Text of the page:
Tuesday, February 20, 2007

Heat Wave

The temperature was approximately 35 degrees F this morning on the way to work. Someone in the elevator at my office called it "positively balmy." She obviously has not been to Houston in July.

Monday, February 19, 2007

The Worst Part Is . . .

The worst part of being away is being away from my family. I miss the day-to-day things like having my sister come do a load of laundry or going with my Mom to Central Market on a Saturday. I really really miss pizza night and seeing all my friends and family several nights a month.

The very worst part is not being there when things turn a little out of the ordinary - like when my Dad was in the hospital, or my sister had a break-up, or when both of my number one running buddies went into the hospital. Not much I can do here but make phone calls and send positive vibes their way.

For now, that will have to do.

Cash Only

For the most part, I am enjoying our move here and the exploration of a new city and a new type of living.

However, there is one thing that is REALLY making it hard for me to adapt.

It is the fact that many restaurants and stores don't take credit cards. "What?", you may ask. "Are you living in some type of cultural backwater? Even Bob's Deli in Cleveland Texas took credit cards. Are you saying that Bob's Deli was more advanced than some stores in New York and New Jersey?"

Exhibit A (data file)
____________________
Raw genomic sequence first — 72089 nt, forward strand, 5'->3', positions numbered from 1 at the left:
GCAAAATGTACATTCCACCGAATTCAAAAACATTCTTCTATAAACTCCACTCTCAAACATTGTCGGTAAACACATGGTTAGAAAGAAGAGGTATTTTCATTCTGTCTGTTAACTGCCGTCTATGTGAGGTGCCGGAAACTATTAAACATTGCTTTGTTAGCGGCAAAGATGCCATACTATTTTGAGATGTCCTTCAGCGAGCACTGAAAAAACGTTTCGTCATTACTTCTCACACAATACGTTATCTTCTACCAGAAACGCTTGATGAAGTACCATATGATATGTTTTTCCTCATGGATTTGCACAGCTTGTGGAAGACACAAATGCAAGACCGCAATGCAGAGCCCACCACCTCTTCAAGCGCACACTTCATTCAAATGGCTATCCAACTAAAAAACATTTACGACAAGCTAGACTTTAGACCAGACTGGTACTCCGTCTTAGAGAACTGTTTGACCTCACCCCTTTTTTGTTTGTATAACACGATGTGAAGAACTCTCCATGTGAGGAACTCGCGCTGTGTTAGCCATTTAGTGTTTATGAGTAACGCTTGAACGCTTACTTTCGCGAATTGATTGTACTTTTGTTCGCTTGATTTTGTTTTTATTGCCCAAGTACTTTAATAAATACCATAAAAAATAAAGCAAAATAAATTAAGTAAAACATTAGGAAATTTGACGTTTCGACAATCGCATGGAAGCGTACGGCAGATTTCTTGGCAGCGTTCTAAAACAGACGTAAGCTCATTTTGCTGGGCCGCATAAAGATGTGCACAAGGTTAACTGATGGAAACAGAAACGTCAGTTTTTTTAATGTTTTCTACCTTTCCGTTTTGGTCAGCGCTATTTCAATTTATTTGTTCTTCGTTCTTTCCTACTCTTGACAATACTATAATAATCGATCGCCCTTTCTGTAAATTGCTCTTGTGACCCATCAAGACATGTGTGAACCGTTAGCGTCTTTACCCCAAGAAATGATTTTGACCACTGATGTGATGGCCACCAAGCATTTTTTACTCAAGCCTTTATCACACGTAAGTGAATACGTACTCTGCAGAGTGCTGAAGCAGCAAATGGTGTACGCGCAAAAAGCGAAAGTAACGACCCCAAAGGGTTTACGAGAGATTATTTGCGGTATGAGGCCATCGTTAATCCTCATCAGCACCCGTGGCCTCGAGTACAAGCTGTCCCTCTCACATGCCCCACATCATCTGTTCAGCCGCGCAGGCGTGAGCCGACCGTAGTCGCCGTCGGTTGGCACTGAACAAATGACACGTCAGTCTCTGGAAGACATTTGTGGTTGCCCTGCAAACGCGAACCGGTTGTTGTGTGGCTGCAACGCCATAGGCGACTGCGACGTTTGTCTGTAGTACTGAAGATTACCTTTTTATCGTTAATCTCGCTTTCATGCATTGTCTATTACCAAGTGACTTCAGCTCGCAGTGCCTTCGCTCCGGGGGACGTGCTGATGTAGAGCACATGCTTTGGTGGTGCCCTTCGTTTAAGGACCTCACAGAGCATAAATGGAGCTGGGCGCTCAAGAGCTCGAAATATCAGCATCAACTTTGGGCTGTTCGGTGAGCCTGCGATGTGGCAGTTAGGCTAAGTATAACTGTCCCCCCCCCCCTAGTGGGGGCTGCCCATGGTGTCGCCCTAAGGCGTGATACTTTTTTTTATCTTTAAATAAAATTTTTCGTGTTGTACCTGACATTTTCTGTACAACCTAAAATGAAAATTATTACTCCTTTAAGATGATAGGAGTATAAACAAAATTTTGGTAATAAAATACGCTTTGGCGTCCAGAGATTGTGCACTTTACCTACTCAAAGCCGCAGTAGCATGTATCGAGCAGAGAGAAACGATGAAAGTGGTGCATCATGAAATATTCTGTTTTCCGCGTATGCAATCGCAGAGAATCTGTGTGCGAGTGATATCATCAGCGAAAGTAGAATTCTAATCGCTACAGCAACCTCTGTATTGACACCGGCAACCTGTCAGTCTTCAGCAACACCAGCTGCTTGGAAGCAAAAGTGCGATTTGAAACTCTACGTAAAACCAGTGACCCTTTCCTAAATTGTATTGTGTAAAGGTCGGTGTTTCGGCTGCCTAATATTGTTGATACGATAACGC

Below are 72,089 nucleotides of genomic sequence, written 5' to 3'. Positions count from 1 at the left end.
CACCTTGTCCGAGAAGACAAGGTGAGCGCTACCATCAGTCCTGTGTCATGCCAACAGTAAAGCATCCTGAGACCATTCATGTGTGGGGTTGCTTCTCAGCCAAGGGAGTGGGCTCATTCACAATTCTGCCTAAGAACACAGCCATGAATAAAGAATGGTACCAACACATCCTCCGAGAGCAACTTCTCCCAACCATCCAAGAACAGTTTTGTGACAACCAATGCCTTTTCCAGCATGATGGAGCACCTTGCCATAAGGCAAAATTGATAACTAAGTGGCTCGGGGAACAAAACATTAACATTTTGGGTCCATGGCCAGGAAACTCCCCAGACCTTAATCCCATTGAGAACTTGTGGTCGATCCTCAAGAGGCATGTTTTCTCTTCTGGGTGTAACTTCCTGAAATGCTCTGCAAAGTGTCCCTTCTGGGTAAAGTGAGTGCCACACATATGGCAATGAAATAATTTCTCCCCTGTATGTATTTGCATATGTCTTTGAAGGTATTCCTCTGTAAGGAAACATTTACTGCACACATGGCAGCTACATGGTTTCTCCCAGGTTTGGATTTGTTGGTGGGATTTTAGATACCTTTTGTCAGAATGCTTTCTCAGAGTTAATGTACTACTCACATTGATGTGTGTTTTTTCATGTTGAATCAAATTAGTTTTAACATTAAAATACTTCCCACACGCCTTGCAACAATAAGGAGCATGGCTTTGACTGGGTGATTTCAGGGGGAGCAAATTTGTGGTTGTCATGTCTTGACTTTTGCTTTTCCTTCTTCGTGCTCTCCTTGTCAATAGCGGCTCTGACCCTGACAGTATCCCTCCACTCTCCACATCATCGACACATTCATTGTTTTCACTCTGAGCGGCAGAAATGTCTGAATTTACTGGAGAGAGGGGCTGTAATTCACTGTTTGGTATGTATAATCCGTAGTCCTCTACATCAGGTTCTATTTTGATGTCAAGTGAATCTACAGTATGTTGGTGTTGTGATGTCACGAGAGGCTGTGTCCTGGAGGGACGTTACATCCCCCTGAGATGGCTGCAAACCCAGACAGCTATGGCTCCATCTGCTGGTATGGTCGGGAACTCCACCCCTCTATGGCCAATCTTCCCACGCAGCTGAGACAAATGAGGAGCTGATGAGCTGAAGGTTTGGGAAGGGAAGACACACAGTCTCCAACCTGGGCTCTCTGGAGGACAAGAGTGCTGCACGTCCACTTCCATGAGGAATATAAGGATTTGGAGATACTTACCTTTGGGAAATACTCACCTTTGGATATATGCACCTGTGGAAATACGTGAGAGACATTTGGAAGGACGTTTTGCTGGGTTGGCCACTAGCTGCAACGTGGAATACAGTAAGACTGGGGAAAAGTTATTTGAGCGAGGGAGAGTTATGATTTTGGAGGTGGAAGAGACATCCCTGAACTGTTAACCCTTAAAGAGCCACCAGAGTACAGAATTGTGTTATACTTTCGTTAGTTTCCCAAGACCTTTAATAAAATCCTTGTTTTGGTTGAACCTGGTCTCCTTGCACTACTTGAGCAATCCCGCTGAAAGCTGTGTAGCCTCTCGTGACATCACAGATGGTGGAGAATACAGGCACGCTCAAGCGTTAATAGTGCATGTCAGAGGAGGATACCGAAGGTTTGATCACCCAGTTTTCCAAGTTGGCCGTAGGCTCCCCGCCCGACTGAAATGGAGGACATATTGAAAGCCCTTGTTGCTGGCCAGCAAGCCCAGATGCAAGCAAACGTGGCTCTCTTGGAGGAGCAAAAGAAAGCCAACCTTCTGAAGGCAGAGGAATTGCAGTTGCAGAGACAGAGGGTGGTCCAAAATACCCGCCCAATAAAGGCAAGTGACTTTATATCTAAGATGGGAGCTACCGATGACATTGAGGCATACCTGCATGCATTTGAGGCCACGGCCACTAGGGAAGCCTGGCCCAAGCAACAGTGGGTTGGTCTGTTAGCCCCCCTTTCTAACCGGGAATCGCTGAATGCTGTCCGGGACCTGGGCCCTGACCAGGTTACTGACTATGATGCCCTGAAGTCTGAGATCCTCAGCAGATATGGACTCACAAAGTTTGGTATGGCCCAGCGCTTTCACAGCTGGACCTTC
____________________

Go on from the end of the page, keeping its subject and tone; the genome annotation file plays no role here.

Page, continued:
Yes! That is what I am saying. We went to an Italian place in Hoboken last night and ordered baked ziti, spaghetti with meat sauce and a large salad. When I went up to pay, I noticed that there weren't any credit card stickers on the door. A wave of unease washed over me (or a splatter of grease), and sure enough, the slack-jawed cashier cheerfully informed me of their cash only policy and pointed me to the bank across the street.

I don't usually carry cash, and I really don't want to start. Showing up to the cash register with only plastic when they only take cash is not a great way to end dinner.

In a related inexplicable business practice, we've also been to places where they will take the credit card, but won't let us put the tip on the credit card. It's only a matter of time before some poor waitperson gets stiffed because we don't have cash on us, or the time or inclination to find some.

Sigh. New York is home to the World Financial Center. I really expected more commerce savvy. I never expected Cleveland Texas to show them up. Here's to you, Dad.

Renovation Saga Continues

After many conversations, we have contractors willing to entertain our price range (you know, the one NOT in the stratosphere.) The boy and I are trying to get to Brooklyn to look at cabinets for the kitchen because they are apparently cheaper out there. But still, no start date or move in in site.

The weather warms up this week, but this project is still stone cold.

The Year Of the Pig

Happy Chinese New Year! We celebrated in big style with a gaggle of Food Network foodies at the Golden Unicorn in Chinatown.

About 40 sat down in tables of 9 or 10 to ring in the Year of the Pig with 7 or so courses including soup, lobster, chicken, pork, rice and noodles. Each had a symbolic relationship to the pig and the New Year.

We had two pigs at our table, a couple of roosters, sheep, monkey, dragon, etc. Not surprisingly given that wild kingdom variety, we escalated into the rowdiest zoorama ever. With two lawyers, an actor, 2 marketers, an architect and a fashion buyer in tow, the conversation moved from 'What's your passion," to 'When did you lose your virginity" and everything in between. The jokes and the wine flowed freely.

Afterwards, the boy and I annoyed our friends by running and sliding on the ice in our shoes. The sheep and the rooster CAN live in harmony. : )

Wednesday, February 14, 2007